As Different As It Is The Same

Pleasant Progressive1I always thought I would die at 36 or 37 years old. It’s strange to write it out and see those words on the page, but it’s a truth I’ve known for as far back as I can remember… almost like I couldn’t ever imagine life beyond those years and my creative envisionings of the future ended by mid-thirty.

Now, to be completely honest, I’m not sure my 13 or 22 or even 29 year-old self had any sense of what life would be like in my mid-thirties. So, this premonition of the end wasn’t as much a situational sense of finishing up life on earth as it was a fixation on a number in my mind, with an accompanying feeling of a blankness or lack of creativity past that number.

As a side note, I always thought I’d go after a short battle with cancer. I never imagined I would come down with a popular cancer, where I could wear a shirt about my ta ta’s and talk openly about what I was going through. I had the sense I’d come down with a horrible one where my insides would rot and I’d be gone six months after the diagnosis.

At least when I was younger, I imagined leaving kids and a committed partner behind, all of whom would stoically hold my hand through a treatment of some sort. Before my last breath, I would dutifully pick out outfits for my kids to wear to my funeral, which I never really planned in my mind beyond wanting a slideshow set to cheery music just like at the beginning of Love Actually.

I clearly digress. More regular readers might be puzzled by this revelation, particularly given I’m in fine health, have no children nor committed partner, and am quickly cascading into mid-thirties life. It’s true that portending my own death since childhood is a less than pleasantly progressive topic, but I see a metaphor in this longtime creative block post 37 years-old that’s worth pursuing, so bear with me.

I’ve come to the sad conclusion that I feel stymied by a lack of creativity around me. It’s not just D.C. and its dark suits and uninspired street art. It could be that working in politics just isn’t a terribly inspiring gig, mainly in that the news cycles we all follow are on repeat: scandal, outrage, apology, congressional hearing, slow move to public disregard. Repeat. Natural disaster, pain and suffering, calls for action, stilted government reaction, slow move to public disregard. Repeat.

And then there’s all that other sticky stuff: sexual assault in the military. Politicians blaming women for bad things in the world. Politicians limiting women’s options and blaming them for bad choices. Politicians not giving two shits about low income people, or middle class people, for that matter. The Supreme Court saying something anti-democratic is totally okay. Black kids getting beat up or shot. Gay kids getting beat up or shot. Repeat.

All of these themes of daily life—the activities and isms that make up our present political world—are sprinkled with heartwarming stories of heroes saving the day. Nonetheless, it feels like the crap is playing out as if it’s the first time anyone has ever seen a hurricane or expressed a sexist sentiment in public. Are we really that surprised something that happened two weeks ago is happening again? I guess we are.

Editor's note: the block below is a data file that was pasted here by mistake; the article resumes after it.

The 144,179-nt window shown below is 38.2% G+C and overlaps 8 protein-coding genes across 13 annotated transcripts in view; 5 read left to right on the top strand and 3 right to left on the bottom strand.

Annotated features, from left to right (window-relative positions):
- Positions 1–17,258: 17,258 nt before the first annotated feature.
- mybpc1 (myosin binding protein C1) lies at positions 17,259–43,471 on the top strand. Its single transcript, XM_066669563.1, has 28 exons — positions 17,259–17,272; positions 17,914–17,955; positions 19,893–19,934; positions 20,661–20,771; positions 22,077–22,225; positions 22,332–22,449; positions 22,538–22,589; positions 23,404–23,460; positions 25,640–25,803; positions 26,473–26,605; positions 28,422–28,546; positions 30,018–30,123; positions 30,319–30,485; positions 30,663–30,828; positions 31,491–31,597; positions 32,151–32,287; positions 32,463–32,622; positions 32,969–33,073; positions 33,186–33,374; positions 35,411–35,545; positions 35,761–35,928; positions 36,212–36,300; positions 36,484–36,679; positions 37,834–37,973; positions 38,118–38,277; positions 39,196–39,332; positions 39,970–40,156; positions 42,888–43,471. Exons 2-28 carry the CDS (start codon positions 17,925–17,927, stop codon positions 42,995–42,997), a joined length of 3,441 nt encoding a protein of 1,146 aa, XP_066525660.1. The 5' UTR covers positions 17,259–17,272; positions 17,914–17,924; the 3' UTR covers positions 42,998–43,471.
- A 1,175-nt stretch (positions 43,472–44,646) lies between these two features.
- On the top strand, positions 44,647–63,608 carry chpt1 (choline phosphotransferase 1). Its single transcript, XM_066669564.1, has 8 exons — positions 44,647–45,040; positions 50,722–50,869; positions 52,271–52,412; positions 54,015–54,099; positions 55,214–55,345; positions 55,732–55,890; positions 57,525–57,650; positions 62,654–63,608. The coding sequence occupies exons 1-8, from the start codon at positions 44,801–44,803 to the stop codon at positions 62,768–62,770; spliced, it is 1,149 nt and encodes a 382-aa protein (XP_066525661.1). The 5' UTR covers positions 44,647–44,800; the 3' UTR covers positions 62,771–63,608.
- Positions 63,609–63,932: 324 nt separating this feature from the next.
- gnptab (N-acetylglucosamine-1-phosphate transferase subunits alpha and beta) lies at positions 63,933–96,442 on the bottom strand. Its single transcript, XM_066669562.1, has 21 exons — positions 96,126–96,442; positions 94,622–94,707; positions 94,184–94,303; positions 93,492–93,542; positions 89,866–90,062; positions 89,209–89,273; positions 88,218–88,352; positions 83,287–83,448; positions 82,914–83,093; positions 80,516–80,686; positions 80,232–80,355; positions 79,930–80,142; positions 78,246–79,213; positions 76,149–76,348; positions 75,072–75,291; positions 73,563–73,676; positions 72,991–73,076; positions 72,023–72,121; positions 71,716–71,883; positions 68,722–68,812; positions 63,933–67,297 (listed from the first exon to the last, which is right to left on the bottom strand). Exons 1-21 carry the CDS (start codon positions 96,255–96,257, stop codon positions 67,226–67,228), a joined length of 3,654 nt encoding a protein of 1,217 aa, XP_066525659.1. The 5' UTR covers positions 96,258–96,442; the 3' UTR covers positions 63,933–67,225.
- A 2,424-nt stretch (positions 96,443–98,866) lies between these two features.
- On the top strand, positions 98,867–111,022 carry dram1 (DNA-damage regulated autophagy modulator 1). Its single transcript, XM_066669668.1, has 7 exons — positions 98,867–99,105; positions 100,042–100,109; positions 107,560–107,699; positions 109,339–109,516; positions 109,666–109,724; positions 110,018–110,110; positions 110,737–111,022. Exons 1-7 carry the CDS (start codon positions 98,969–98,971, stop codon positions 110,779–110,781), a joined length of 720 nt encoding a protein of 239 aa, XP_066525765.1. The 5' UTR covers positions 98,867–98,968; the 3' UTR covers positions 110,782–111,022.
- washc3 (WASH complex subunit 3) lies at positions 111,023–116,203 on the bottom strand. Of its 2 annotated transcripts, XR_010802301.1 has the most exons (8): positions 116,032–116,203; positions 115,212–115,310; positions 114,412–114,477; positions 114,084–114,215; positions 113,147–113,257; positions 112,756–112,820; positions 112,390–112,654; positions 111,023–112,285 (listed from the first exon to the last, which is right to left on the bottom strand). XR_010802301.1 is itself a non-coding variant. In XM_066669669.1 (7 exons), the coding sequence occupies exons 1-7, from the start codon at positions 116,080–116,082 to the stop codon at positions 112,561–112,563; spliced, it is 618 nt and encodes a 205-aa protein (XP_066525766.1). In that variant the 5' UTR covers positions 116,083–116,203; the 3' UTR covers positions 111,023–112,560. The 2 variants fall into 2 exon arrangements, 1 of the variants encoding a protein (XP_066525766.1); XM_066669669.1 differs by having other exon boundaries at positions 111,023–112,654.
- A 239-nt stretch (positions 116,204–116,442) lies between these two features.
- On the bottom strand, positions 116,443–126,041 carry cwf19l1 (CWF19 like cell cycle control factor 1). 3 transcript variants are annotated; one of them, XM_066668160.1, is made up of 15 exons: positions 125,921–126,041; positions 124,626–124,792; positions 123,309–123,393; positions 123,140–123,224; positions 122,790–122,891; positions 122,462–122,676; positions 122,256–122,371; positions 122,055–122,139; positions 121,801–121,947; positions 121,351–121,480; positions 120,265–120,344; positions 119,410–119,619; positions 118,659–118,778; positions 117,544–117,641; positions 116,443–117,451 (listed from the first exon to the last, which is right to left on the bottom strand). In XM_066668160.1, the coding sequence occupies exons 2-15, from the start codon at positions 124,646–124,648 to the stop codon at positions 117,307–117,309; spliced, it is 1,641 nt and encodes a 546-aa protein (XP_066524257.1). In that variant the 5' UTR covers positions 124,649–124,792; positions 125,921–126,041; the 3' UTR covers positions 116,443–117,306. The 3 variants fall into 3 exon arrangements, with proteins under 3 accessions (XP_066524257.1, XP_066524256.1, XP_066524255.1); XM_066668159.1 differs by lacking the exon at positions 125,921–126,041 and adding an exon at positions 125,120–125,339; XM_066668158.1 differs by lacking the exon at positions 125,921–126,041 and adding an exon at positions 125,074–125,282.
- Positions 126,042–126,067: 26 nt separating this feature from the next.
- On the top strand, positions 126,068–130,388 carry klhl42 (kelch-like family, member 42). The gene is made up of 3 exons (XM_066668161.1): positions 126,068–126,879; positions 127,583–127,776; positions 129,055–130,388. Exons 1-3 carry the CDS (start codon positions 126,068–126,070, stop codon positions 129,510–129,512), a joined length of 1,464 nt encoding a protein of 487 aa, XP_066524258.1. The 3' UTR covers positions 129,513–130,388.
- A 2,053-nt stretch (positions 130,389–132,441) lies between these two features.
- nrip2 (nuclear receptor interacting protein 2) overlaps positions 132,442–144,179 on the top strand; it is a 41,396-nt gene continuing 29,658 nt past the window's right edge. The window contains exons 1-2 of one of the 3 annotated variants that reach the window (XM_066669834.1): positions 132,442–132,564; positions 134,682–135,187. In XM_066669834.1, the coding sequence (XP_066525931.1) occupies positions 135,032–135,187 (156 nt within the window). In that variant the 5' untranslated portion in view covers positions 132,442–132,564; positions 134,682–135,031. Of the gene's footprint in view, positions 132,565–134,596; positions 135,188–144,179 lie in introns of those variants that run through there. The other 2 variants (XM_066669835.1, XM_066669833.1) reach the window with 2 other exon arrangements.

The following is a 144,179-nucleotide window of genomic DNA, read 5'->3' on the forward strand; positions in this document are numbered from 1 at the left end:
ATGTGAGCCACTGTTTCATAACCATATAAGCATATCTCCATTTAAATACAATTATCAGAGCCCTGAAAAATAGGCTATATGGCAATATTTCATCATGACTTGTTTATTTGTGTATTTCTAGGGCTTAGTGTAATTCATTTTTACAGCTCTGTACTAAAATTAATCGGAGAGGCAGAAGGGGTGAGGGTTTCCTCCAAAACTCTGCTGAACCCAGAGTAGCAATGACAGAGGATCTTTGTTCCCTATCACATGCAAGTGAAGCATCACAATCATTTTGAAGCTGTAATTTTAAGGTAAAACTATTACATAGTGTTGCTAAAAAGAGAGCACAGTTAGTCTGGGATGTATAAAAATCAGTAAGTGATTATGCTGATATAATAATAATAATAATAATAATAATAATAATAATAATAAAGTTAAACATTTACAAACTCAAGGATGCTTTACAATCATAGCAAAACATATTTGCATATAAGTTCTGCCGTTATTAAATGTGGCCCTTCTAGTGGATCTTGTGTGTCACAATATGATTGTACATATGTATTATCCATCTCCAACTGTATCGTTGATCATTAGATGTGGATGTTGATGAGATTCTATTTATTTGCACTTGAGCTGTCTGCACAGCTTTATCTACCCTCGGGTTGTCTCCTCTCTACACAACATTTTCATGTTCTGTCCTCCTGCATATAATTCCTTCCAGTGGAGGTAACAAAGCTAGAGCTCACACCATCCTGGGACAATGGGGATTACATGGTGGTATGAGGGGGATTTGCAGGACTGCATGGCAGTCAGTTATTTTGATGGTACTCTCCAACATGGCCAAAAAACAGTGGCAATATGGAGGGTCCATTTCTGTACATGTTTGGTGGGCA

Even the reactions feel panned: first responders rush to the scene. Advocates take the opportunity to educate. Fundraisers fundraise to make change. Bloggers publish snarky posts. The remaining decent news sources publish thought-provoking pieces about what went wrong or what needs to change. And naysayers continue their fight to maintain the status quo.

The cycle is as uninspiring as it is elementary… and it’s difficult to imagine a way around it or out of it. If I think about the next five or ten years in politics abstractly, it looks like a repeating pattern at best—but more like a blank wall. I’m worn down and I know I’m letting that exhaustion fuel negativity to the point that it’s probably time for me to exit the game.

But it could be that I haven’t challenged myself to see beyond the static “what is” of life to encourage a creatively grounded and inspiring concept of what things could be. More than just canned hope and change—it’s a real challenge to imagine an intentional political news cycle unburdened by the cycle.

One of my goals for the summer is to begin to envision my 39th year. I could be a cancer survivor or partnered or with child. Any which way, I expect life to be as different as it is the same—but the key for me is painting the canvas with a mind and heart truly open to new possibilities. My guess is that we would be well-served to do the same with our political lives.

With love,
The Pleasant Progressive


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